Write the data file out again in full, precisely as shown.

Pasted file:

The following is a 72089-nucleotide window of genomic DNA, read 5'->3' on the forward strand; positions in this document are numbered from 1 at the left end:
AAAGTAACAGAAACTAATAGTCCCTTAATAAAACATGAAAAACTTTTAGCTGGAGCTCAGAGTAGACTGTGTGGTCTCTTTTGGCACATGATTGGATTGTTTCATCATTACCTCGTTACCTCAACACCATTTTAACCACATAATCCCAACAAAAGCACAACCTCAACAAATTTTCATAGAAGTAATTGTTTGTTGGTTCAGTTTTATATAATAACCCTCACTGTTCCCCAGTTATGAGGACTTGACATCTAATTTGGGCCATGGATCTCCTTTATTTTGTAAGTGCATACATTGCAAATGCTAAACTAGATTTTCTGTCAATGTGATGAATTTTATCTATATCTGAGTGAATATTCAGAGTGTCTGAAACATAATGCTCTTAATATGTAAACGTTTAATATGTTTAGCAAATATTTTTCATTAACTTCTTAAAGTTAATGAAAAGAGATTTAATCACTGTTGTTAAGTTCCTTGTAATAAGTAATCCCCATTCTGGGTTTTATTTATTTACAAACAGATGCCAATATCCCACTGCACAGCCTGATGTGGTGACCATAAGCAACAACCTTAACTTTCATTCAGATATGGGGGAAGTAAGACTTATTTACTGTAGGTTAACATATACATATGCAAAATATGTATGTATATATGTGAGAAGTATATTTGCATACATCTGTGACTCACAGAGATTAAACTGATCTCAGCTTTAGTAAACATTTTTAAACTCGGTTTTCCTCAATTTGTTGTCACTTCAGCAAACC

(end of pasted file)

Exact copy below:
The following is a 72089-nucleotide window of genomic DNA, read 5'->3' on the forward strand; positions in this document are numbered from 1 at the left end:
AAAGTAACAGAAACTAATAGTCCCTTAATAAAACATGAAAAACTTTTAGCTGGAGCTCAGAGTAGACTGTGTGGTCTCTTTTGGCACATGATTGGATTGTTTCATCATTACCTCGTTACCTCAACACCATTTTAACCACATAATCCCAACAAAAGCACAACCTCAACAAATTTTCATAGAAGTAATTGTTTGTTGGTTCAGTTTTATATAATAACCCTCACTGTTCCCCAGTTATGAGGACTTGACATCTAATTTGGGCCATGGATCTCCTTTATTTTGTAAGTGCATACATTGCAAATGCTAAACTAGATTTTCTGTCAATGTGATGAATTTTATCTATATCTGAGTGAATATTCAGAGTGTCTGAAACATAATGCTCTTAATATGTAAACGTTTAATATGTTTAGCAAATATTTTTCATTAACTTCTTAAAGTTAATGAAAAGAGATTTAATCACTGTTGTTAAGTTCCTTGTAATAAGTAATCCCCATTCTGGGTTTTATTTATTTACAAACAGATGCCAATATCCCACTGCACAGCCTGATGTGGTGACCATAAGCAACAACCTTAACTTTCATTCAGATATGGGGGAAGTAAGACTTATTTACTGTAGGTTAACATATACATATGCAAAATATGTATGTATATATGTGAGAAGTATATTTGCATACATCTGTGACTCACAGAGATTAAACTGATCTCAGCTTTAGTAAACATTTTTAAACTCGGTTTTCCTCAATTTGTTGTCACTTCAGCAAACC